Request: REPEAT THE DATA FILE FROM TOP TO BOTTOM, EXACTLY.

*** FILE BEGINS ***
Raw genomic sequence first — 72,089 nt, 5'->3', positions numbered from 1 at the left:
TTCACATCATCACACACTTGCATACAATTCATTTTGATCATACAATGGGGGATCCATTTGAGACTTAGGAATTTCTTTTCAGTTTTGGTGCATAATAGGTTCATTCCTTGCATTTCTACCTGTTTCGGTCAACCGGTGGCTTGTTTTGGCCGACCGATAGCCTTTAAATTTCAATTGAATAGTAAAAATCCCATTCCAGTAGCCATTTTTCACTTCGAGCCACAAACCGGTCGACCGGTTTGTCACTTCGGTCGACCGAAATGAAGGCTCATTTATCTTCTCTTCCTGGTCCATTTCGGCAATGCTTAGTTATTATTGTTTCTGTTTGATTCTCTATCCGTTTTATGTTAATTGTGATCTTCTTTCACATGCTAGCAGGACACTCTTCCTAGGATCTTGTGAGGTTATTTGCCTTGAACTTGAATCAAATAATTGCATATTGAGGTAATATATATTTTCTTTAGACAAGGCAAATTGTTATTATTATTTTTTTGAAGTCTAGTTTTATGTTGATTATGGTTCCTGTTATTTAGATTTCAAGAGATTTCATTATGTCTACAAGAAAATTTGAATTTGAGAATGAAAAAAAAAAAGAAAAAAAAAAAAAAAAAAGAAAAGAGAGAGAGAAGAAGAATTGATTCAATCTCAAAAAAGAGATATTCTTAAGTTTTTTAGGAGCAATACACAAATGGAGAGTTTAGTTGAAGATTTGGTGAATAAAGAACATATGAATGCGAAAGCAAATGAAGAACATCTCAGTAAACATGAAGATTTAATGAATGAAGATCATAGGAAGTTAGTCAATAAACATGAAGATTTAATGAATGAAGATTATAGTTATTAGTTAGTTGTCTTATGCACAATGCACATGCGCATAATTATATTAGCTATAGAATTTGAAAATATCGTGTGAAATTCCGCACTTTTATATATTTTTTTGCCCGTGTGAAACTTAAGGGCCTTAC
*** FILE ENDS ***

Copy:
Raw genomic sequence first — 72,089 nt, 5'->3', positions numbered from 1 at the left:
TTCACATCATCACACACTTGCATACAATTCATTTTGATCATACAATGGGGGATCCATTTGAGACTTAGGAATTTCTTTTCAGTTTTGGTGCATAATAGGTTCATTCCTTGCATTTCTACCTGTTTCGGTCAACCGGTGGCTTGTTTTGGCCGACCGATAGCCTTTAAATTTCAATTGAATAGTAAAAATCCCATTCCAGTAGCCATTTTTCACTTCGAGCCACAAACCGGTCGACCGGTTTGTCACTTCGGTCGACCGAAATGAAGGCTCATTTATCTTCTCTTCCTGGTCCATTTCGGCAATGCTTAGTTATTATTGTTTCTGTTTGATTCTCTATCCGTTTTATGTTAATTGTGATCTTCTTTCACATGCTAGCAGGACACTCTTCCTAGGATCTTGTGAGGTTATTTGCCTTGAACTTGAATCAAATAATTGCATATTGAGGTAATATATATTTTCTTTAGACAAGGCAAATTGTTATTATTATTTTTTTGAAGTCTAGTTTTATGTTGATTATGGTTCCTGTTATTTAGATTTCAAGAGATTTCATTATGTCTACAAGAAAATTTGAATTTGAGAATGAAAAAAAAAAAGAAAAAAAAAAAAAAAAAAGAAAAGAGAGAGAGAAGAAGAATTGATTCAATCTCAAAAAAGAGATATTCTTAAGTTTTTTAGGAGCAATACACAAATGGAGAGTTTAGTTGAAGATTTGGTGAATAAAGAACATATGAATGCGAAAGCAAATGAAGAACATCTCAGTAAACATGAAGATTTAATGAATGAAGATCATAGGAAGTTAGTCAATAAACATGAAGATTTAATGAATGAAGATTATAGTTATTAGTTAGTTGTCTTATGCACAATGCACATGCGCATAATTATATTAGCTATAGAATTTGAAAATATCGTGTGAAATTCCGCACTTTTATATATTTTTTTGCCCGTGTGAAACTTAAGGGCCTTAC